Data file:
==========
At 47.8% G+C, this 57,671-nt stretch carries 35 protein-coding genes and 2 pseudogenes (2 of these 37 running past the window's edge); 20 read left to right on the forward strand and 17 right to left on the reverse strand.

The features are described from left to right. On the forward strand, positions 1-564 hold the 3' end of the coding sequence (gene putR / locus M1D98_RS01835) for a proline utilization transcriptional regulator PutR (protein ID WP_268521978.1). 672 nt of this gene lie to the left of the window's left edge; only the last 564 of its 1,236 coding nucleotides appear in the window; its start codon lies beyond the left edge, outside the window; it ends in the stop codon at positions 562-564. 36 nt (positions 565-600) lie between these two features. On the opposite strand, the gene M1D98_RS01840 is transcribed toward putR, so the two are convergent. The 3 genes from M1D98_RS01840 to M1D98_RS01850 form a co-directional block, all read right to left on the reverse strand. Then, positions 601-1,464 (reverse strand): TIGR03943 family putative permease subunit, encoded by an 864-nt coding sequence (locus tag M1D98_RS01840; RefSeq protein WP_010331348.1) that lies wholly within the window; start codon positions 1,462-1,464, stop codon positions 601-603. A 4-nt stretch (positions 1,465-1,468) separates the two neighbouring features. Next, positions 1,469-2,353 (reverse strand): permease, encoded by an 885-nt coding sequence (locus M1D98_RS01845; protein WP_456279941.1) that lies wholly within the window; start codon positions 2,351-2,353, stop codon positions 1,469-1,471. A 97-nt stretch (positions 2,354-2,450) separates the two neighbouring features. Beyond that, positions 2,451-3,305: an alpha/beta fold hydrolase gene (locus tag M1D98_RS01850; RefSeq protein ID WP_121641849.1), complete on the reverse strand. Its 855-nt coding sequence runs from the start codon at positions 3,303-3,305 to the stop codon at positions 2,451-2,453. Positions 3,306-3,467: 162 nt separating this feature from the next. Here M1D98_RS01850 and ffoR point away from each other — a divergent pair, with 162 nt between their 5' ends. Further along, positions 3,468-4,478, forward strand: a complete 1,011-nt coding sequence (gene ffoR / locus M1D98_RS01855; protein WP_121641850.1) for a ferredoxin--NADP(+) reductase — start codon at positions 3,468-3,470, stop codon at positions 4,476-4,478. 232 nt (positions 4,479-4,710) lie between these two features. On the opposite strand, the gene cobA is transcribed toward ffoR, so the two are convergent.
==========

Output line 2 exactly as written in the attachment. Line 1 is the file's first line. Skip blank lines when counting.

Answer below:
The features are described from left to right. On the forward strand, positions 1-564 hold the 3' end of the coding sequence (gene putR / locus M1D98_RS01835) for a proline utilization transcriptional regulator PutR (protein ID WP_268521978.1). 672 nt of this gene lie to the left of the window's left edge; only the last 564 of its 1,236 coding nucleotides appear in the window; its start codon lies beyond the left edge, outside the window; it ends in the stop codon at positions 562-564. 36 nt (positions 565-600) lie between these two features. On the opposite strand, the gene M1D98_RS01840 is transcribed toward putR, so the two are convergent. The 3 genes from M1D98_RS01840 to M1D98_RS01850 form a co-directional block, all read right to left on the reverse strand. Then, positions 601-1,464 (reverse strand): TIGR03943 family putative permease subunit, encoded by an 864-nt coding sequence (locus tag M1D98_RS01840; RefSeq protein WP_010331348.1) that lies wholly within the window; start codon positions 1,462-1,464, stop codon positions 601-603. A 4-nt stretch (positions 1,465-1,468) separates the two neighbouring features. Next, positions 1,469-2,353 (reverse strand): permease, encoded by an 885-nt coding sequence (locus M1D98_RS01845; protein WP_456279941.1) that lies wholly within the window; start codon positions 2,351-2,353, stop codon positions 1,469-1,471. A 97-nt stretch (positions 2,354-2,450) separates the two neighbouring features. Beyond that, positions 2,451-3,305: an alpha/beta fold hydrolase gene (locus tag M1D98_RS01850; RefSeq protein ID WP_121641849.1), complete on the reverse strand. Its 855-nt coding sequence runs from the start codon at positions 3,303-3,305 to the stop codon at positions 2,451-2,453. Positions 3,306-3,467: 162 nt separating this feature from the next. Here M1D98_RS01850 and ffoR point away from each other — a divergent pair, with 162 nt between their 5' ends. Further along, positions 3,468-4,478, forward strand: a complete 1,011-nt coding sequence (gene ffoR / locus M1D98_RS01855; protein WP_121641850.1) for a ferredoxin--NADP(+) reductase — start codon at positions 3,468-3,470, stop codon at positions 4,476-4,478. 232 nt (positions 4,479-4,710) lie between these two features. On the opposite strand, the gene cobA is transcribed toward ffoR, so the two are convergent.